Ocean shipping: CMA CGM, CSAV expand service at Port of New Orleans
Container ship is unloaded at the Napoleon Avenue terminal at the Port of New Orleans.
October 10, 2011 - LM Editorial
Ocean cargo activity at the Port of New Orleans expanded earlier this month, with the announcements that CMA CGM and CSAV (Compañía Sud Americana de Vapores) have added New Orleans to the Gulf Bridge Express service, which links the Gulf Coast to the Caribbean and ports in Central and South America.
CMA CGM officials said that this service expansion enables the carrier to augment its U.S. Gulf and Caribbean coverage and expand its service scope for shippers, adding that this direct call to New Orleans provides new opportunities for CMA GGM imports and exports via its Kingston, Jamaica hub.
Since October 1, CMA GGM has been using the Port of New Orleans’ Napoleon Avenue Container Terminal, and its weekly Gulf Bridge Express service is comprised of New Orleans; Altamira and Vera Cruz, Mexico; Kingston, Jamaica; Cartagena, Colombia; and Puerto Rico and LaGuaria, Venezuela.
“This new service strengthens New Orleans’ connections to Central and South American markets,” said Gary LaGrange, President and CEO of the Port of New Orleans. “It will also allow shippers access to CMA CGM’s extensive worldwide services. We are excited to market new opportunities to our customers and are grateful to our valued partners at CMA CGM. This is truly an exciting time for the Port of New Orleans.”
CMA CGM previously had a vessel sharing agreement and contributed ships to a service to North Europe that was controlled by another shipping line in the Port of New Orleans, said Port of New Orleans spokesman Chris Bonura. He said that arrangement did not work out for CMA CGM, and when they dropped the vessel sharing agreement roughly 18 months ago they no longer had a presence in the port.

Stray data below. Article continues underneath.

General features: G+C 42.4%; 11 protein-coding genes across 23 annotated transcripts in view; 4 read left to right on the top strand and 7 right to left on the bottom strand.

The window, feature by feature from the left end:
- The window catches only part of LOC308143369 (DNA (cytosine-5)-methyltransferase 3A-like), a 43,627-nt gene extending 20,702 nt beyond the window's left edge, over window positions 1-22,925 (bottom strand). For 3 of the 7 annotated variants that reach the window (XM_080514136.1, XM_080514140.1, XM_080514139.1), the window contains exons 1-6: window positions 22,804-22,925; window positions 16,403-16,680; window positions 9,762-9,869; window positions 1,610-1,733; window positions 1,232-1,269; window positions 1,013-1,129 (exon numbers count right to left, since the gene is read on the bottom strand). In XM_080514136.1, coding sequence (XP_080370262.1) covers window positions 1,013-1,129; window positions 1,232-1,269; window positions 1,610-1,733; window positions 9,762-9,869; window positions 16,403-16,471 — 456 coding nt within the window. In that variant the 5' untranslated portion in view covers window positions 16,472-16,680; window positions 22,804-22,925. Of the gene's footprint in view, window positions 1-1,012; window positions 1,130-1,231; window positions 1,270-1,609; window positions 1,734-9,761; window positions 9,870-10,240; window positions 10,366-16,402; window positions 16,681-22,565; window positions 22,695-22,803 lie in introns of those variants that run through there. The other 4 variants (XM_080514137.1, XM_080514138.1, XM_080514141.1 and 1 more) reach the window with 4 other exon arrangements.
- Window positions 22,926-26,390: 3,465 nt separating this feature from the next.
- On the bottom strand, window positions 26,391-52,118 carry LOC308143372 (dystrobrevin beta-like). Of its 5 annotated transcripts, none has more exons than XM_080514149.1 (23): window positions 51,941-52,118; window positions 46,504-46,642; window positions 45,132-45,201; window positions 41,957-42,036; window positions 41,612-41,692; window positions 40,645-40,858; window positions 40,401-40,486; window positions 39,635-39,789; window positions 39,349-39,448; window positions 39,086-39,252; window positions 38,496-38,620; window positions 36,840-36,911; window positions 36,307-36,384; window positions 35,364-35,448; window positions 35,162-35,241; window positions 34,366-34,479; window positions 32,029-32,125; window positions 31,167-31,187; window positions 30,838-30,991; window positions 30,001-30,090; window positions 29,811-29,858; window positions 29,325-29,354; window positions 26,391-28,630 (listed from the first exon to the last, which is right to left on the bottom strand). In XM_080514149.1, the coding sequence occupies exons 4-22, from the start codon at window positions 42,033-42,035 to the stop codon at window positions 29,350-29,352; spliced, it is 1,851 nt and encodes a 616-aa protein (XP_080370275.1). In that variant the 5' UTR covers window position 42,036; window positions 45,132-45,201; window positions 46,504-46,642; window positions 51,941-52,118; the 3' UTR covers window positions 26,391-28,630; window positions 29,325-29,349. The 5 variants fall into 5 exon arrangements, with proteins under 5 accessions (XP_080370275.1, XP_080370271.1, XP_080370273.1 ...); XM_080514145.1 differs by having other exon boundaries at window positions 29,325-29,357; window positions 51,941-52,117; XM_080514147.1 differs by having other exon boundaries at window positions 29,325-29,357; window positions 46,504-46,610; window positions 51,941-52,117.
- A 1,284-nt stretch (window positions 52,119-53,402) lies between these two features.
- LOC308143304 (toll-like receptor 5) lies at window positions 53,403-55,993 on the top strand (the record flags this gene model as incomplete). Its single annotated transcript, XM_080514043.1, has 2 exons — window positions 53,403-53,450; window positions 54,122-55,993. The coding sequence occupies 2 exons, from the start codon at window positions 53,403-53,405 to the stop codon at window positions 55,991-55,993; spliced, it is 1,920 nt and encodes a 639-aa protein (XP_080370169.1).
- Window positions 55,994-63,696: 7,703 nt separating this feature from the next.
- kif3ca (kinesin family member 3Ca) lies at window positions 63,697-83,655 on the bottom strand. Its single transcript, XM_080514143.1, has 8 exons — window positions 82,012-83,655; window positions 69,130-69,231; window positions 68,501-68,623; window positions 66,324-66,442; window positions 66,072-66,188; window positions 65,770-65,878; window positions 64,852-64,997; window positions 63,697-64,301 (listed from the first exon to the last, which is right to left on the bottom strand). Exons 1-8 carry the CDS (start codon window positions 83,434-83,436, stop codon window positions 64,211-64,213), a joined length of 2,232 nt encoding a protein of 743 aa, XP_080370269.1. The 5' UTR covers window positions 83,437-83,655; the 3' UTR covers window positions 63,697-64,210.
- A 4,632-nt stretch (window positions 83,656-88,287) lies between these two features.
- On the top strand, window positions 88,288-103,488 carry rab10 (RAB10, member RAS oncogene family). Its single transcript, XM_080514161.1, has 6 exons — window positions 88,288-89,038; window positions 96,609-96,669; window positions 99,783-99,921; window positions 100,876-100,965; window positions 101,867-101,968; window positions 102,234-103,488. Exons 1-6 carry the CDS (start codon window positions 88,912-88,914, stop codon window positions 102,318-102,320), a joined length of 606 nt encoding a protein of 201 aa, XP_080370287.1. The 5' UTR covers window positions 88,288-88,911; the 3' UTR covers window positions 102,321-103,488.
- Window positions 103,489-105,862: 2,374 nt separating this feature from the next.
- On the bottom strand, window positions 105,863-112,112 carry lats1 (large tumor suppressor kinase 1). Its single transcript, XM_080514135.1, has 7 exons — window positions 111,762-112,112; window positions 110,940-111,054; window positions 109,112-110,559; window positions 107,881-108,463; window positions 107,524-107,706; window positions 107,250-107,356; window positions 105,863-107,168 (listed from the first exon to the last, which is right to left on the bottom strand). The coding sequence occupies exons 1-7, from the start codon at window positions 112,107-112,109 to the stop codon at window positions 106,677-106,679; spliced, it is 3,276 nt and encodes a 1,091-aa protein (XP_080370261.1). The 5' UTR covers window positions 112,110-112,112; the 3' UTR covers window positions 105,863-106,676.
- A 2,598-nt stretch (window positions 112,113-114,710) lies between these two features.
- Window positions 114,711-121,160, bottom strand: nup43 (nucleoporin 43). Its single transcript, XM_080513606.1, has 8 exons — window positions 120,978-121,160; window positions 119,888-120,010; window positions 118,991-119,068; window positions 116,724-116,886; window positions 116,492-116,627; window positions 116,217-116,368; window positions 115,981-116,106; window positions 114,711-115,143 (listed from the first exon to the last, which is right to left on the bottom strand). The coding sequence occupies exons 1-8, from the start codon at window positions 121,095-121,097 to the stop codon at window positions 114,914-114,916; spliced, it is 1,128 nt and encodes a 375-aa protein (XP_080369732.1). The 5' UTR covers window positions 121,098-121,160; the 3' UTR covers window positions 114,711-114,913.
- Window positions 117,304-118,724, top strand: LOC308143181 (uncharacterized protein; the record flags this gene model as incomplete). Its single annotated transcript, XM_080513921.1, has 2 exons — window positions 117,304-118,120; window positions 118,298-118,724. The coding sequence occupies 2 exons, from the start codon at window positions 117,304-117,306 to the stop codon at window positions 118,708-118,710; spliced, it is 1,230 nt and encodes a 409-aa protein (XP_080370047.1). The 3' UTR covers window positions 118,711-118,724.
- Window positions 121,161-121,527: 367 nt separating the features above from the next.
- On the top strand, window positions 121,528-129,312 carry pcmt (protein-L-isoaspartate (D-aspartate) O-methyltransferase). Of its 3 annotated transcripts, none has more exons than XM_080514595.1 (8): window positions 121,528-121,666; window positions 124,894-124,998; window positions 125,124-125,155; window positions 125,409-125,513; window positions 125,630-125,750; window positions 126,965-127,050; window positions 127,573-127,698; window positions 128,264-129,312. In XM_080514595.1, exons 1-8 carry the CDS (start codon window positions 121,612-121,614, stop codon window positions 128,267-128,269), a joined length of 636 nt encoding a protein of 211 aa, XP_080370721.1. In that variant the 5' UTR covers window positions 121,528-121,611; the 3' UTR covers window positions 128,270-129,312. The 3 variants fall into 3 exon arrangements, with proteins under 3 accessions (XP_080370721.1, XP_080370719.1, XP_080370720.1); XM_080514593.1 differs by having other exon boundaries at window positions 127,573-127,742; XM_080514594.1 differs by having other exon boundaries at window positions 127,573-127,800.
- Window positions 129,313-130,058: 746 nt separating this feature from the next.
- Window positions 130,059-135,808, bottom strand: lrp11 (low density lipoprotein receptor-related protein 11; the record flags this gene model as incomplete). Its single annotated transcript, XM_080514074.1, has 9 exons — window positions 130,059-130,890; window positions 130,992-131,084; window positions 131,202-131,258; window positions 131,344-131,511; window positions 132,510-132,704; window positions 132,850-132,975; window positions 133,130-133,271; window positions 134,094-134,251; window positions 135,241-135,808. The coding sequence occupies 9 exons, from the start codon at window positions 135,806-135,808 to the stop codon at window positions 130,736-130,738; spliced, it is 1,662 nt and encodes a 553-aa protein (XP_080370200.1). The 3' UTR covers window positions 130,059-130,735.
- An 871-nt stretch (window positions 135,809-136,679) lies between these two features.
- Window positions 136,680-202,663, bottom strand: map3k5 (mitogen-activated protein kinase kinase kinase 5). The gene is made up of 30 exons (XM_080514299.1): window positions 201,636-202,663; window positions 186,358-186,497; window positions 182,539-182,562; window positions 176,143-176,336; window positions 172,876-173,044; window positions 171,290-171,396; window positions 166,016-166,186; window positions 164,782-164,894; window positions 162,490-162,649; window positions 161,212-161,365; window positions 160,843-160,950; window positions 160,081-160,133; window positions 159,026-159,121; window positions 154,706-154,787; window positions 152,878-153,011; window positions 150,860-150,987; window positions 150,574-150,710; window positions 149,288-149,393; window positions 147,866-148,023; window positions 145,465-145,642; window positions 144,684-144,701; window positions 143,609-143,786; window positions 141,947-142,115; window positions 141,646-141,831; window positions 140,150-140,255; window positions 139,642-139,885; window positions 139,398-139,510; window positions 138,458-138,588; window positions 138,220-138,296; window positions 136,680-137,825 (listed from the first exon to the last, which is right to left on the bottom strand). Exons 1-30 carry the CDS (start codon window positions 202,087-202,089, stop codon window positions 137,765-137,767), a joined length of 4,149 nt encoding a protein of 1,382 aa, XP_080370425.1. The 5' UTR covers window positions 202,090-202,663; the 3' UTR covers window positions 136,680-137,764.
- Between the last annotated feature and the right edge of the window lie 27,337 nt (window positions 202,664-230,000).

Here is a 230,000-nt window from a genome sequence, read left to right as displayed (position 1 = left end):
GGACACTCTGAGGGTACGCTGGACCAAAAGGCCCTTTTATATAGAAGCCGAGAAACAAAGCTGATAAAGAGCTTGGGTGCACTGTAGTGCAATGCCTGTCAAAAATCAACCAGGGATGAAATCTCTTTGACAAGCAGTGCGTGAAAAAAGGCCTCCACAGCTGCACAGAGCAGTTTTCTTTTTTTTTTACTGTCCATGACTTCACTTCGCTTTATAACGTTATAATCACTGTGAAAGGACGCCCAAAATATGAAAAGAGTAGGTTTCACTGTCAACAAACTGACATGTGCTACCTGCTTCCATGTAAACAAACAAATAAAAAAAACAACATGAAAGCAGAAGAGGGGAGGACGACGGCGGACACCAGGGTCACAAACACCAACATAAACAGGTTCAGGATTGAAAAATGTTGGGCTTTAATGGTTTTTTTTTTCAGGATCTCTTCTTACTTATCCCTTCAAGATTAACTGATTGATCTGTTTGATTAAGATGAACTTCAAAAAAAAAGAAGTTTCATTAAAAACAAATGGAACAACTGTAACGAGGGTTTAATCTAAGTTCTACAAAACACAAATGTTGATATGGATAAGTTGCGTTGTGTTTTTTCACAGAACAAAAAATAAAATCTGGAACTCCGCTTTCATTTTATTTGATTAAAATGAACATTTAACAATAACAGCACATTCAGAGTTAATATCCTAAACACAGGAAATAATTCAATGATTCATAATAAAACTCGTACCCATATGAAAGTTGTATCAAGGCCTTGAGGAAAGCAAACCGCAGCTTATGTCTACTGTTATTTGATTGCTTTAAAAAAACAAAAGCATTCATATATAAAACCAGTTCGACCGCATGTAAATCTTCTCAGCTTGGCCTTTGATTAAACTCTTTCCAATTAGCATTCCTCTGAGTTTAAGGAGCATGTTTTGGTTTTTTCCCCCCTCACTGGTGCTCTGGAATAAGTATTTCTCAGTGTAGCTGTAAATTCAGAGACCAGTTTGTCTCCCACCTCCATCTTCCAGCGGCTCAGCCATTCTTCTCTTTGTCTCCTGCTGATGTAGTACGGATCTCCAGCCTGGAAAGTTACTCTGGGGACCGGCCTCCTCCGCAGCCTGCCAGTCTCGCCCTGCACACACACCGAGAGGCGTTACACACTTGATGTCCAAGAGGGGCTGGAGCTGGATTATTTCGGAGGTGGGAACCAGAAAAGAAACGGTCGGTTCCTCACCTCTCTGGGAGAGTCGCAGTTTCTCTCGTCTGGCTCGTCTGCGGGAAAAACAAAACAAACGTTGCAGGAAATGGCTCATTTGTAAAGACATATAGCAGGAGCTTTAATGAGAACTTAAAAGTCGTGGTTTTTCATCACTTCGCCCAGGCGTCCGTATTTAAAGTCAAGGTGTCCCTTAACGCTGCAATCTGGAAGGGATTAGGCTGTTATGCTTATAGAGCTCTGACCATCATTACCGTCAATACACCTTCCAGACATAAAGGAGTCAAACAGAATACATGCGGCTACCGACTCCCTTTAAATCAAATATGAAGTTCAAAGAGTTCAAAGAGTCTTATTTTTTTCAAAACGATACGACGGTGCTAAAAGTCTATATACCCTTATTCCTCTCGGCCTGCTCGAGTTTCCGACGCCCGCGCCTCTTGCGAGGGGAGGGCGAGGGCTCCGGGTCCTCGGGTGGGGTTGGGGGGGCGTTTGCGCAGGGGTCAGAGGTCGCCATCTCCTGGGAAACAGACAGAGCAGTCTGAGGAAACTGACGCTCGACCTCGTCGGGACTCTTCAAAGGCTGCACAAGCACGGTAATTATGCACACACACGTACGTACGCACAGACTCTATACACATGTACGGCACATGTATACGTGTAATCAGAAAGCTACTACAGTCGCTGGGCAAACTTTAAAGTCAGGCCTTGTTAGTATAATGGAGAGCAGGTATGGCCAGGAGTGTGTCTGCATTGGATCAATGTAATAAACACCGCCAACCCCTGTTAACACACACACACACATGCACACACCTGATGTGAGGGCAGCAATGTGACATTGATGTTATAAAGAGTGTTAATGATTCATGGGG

Bonura told LM that CSAV is also making significant contributions to this service, noting they are already in the port with a VSA (vessel sharing agreement) with Hapag-Lloyd, with this decision constituting an expansion of its service from New Orleans. Since that time, he said the Port of New Orleans had been consistently marketing to CMA CGM, and he said that this service is in a different trade lane than the service that they had in New Orleans under the VSA. This one is basically a loop around the Gulf with a stop in CMA CGM’s hub in Kingston, which allows trans-shipment to their network worldwide.
“We are particularly excited about their connection with Asia,” said Bonura. “Only one other carrier is currently calling New Orleans trans-ships containers to Asia on a regular basis. Having another carrier for that important trade lane is one of the advantages for shippers. Another advantage is simply the availability of a new container carrier in New Orleans. Some shippers have corporate supply chain contracts with a specific line. For factories/subsidiaries in the Central Gulf region that have a corporate arrangement with CMA CGM, this means that they no longer have to dray to a port that is further away than New Orleans to access CMA CGM’s network.
And from the perspective of the Port of New Orleans, Bonura said the port is very pleased to now have the world’s first (Maersk), second (MSC) and third (CMA CGM), container carriers—among others—offering regular service through the port. The three of those carriers represent the majority of the world container ship capacity. The port also has Hapag Lloyd, Seaboard Marine and CSAV all making regular calls to the Napoleon Avenue Container Terminal.
“We consider the commitment of all of these lines to New Orleans to be a ringing endorsement of the investments that we have made to construct and expand a modern container terminal on the Mississippi River,” he said.
In 2010, the Port of New Orleans set new records for container volumes, moving 427,000 TEUs over the year. And through the first six months of 2011, that tally was up 15 percent year-over-year.
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